It doesn’t take an active imagination to realize what a Challenger could accomplish if they were handed a list of prospects who poked around the company’s website, viewed pages with information about implementation schedules, and opened a pricing page multiple times over the previous four days. Marketing automation is a goldmine. Want to see it in action? Download the beacon viewer extension from ghostery.com, once it’s active on your browser visit your competitors and other leading companies’ websites and check out the tools they’re using to track visitors.

Summary: For CMO’s, finding someone who understands the customers’ business and has the bandwidth to position the seller’s products in a meaningful way, earlier in the decision-process, will make a big difference to their new organization’s success. And if you don’t need a Challenger, you might not need a sales team. Sales people cost far more than sales and marketing automation programs, so a solid plan that incorporates both is necessary to drive success from each. A Challenger mind-set, along with a comprehensive list of lead scores from the new company’s prospective customers creates a good starting point.

Ideas and Suggestions:

  • Identify customer personas, and determine those customers’ “consideration paths” to buy your products, then organize content to respond to what you already know.
  • Launch your website early to accrue benefits the Google search algorithms bestow for site age.
  • Focus on meaningful, relevant content to drive participation on your site; refine your meta tags, keywords, and messaging to achieve low bounce rates, and increase visitor times on-page to drive higher organic search results – read “Call to Action” Bryan and Jeffrey Eisenberg’s e-commerce classic if you don’t know what this means.
  • Hire a good marketing person to create and publish sales collateral, marketing materials, and develop content that buyers will exchange personal information to get their hands on.
  • Launch a marketing automation program to capture buyer interest and develop a sales pipeline.
  • Now you’re ready to hire a Challenger sales leader.

Slides: From “The Challenger Sale.”

Coaching Sales & Marketing

Measuring Web Site Quality With Net Promoter Scores

Mike Premo, ARC’s President, gave a presentation during the CTDA conference in Lake Las Vegas last week. Mike showed us how ARC has turned to the Satmetrix Net Promoter Score to measure their performance. It turns out ARC’s score is a 70 – which basically means a lot of their customers are raving fans. See more about other companies’ scores here.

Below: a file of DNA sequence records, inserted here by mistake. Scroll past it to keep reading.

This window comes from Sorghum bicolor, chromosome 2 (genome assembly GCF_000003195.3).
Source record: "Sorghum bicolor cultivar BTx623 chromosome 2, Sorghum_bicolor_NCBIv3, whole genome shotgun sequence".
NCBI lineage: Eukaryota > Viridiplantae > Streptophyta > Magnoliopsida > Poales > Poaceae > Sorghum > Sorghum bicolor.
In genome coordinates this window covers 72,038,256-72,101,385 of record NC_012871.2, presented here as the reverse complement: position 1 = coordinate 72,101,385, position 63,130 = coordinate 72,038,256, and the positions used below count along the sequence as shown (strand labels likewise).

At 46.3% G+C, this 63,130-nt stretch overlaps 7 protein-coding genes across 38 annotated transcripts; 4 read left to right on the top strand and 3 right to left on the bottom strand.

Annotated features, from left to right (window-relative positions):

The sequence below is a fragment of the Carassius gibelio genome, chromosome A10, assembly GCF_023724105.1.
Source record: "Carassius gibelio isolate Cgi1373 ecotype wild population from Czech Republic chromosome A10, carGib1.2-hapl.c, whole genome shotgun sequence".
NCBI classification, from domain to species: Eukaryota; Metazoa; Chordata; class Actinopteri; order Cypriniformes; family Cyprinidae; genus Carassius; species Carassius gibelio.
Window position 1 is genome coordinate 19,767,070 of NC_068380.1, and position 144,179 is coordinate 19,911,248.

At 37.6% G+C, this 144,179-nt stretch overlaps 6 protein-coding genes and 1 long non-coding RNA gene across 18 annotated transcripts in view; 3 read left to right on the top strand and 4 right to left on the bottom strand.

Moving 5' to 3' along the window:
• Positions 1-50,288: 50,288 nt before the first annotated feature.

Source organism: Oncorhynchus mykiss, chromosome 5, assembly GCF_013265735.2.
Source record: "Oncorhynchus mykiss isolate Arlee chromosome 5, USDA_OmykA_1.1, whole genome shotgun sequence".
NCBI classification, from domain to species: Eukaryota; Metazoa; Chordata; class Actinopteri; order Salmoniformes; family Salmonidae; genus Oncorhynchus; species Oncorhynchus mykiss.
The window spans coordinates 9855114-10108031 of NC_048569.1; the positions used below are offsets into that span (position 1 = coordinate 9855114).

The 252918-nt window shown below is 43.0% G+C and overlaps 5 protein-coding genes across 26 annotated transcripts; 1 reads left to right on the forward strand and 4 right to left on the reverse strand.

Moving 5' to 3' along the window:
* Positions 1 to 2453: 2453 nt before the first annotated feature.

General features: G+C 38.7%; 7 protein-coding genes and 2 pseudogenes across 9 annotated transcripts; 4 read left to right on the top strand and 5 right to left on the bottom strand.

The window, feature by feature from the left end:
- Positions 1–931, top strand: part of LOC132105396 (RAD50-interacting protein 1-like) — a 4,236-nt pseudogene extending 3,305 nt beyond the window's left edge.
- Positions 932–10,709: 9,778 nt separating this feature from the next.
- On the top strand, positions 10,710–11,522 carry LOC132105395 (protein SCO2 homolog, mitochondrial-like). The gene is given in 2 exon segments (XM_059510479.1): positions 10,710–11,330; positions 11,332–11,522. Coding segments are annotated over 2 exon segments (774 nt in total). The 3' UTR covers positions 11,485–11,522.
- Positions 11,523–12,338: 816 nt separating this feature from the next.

The Satmetrix Net Promoter Score is gaining traction as a way for retailers to measure key performance indicators that lead to increased profitability. I like it because it’s simple and offers powerful insights about your company’s performance. Keeping in mind the profit equation is profit = revenue – costs, then NPS can help.

NPS

Let’s look at the online retail world where site bugs can have an outsized impact on NPS, but are difficult to quantify in other ways. Bugs lower revenue. When they affect a Website’s shopping or check-out paths their impact will show up initially as lower conversion rates and higher bounce rates. Fatal errors and other bugs that annoy customers to the point they shop elsewhere will also reduce visitor numbers to your site over time. Since it’s difficult to measure this effect it’s easy to ignore. Online Travel Agencies (OTA’s) face another problem – interactions across different lines of business. Visitors who start their search for a particular product, flights, may end up purchasing a hotel or package (usually flight plus hotel).

For this discussion the site architecture for flights, hotels, packages and cruises is designed as discrete shopping paths with a bespoke checkout process that ties into consolidated back office accounting and reporting systems. Great online marketers design intuitive paths that minimize customer frustration, but bugs can undermine every designers’ best efforts. Customers will tolerate errors in their own way and may forgive slow response times but bounce when an ad flashes at them. Once the customer chooses a product, an error during checkout, or a price jump (we’re talking about travel here) can drive customers away before the transaction is complete and these problems add up. How much do bugs cost?